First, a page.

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Sfumato


He developed sfumato, a technique that became known as ‘Leonardo’s smoke’. This softened outlines and blended areas of light and shade together. It also created an illusionistic atmosphere.


Sfumato: A technique that allows tones and colours to blend gradually into one another, producing softened outlines or hazy forms.


The human figure


His stunningly realistic figures show Leonardo’s love of nature and anatomy. He dissected bodies and studied the physical proportions of men, women and children. He also loved faces and watched people’s expressions, but in his painting he sought to go beyond everyday realism and show the perfect – the ‘ideal’ human figure.


He depicted religious figures as real-life people and was the first artist to completely abandon halos around their heads in some of his paintings.


Paintings The Virgin of the Rocks Subject


This painting features the Virgin Mary tenderly watching over the infant Christ and John the Baptist. Next to them is a mysteriously smiling, pointing angel with curly hair and soft, dreamy eyes (Fig. 22.8).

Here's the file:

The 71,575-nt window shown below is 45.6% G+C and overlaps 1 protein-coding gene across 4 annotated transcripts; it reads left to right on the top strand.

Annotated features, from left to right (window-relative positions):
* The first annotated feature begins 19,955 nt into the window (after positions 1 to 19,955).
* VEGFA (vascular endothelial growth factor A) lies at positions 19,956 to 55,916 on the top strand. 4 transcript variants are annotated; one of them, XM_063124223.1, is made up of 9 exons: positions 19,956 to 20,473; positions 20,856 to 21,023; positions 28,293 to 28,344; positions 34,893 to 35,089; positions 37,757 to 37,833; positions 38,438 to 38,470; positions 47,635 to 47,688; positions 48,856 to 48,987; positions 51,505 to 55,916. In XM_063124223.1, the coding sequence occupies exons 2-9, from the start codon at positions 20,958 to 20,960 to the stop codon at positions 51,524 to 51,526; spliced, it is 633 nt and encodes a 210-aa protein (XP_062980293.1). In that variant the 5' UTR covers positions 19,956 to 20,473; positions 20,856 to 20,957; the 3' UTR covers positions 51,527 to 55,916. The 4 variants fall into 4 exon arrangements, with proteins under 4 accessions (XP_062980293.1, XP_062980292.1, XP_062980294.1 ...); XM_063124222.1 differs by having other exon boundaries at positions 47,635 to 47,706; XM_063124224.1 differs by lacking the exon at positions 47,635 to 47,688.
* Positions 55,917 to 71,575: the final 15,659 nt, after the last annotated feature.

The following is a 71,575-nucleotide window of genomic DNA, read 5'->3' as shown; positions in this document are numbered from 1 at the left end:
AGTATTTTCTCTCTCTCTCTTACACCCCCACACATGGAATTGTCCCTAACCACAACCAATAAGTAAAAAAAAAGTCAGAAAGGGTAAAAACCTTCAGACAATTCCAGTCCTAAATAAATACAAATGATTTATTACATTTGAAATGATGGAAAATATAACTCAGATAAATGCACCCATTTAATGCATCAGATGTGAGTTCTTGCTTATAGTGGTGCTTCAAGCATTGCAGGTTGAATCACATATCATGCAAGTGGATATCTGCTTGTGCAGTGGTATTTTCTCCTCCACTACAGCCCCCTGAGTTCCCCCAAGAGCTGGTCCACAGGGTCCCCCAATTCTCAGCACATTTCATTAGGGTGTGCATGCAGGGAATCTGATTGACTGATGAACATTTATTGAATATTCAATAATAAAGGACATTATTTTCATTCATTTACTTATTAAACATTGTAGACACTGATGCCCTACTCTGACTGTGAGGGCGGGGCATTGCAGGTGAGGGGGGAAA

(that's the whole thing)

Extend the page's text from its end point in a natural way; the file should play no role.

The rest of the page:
The subject is based on a popular legend about St John the Baptist, but Leonardo has gone beyond the simple story with a deeper and more meaningful concept (idea). This is the very idea of Christianity. In a dark cave, four figures are illuminated by divine light – they shine from a light within in a blessed and mysterious truth.


Later in his life, Leonardo painted a second version. This is in the National Gallery in London.


262 APPRECIATING ART: SECTION 2, PART 3


Fig. 22.8 The Virgin of the Rocks, 1495–1508, Leonardo da Vinci, oil on panel, Louvre, Paris. The figures are treated with great tenderness, but Leonardo’s love of mystery shows in the gestures, expressions and strange lighting.


Composition


The figures are grouped in a structured, ordered, pyramidal shape. Exquisitely detailed rocks, water and plants all studied from nature surround the figures.


Colours


Thick yellowed varnish has dulled Leonardo’s colours, but dramatic, soft highlighting draws out the faces from the more subdued background.


Portraits


Portraiture was one of Leonardo’s main subjects and he painted many women. Traditionally women


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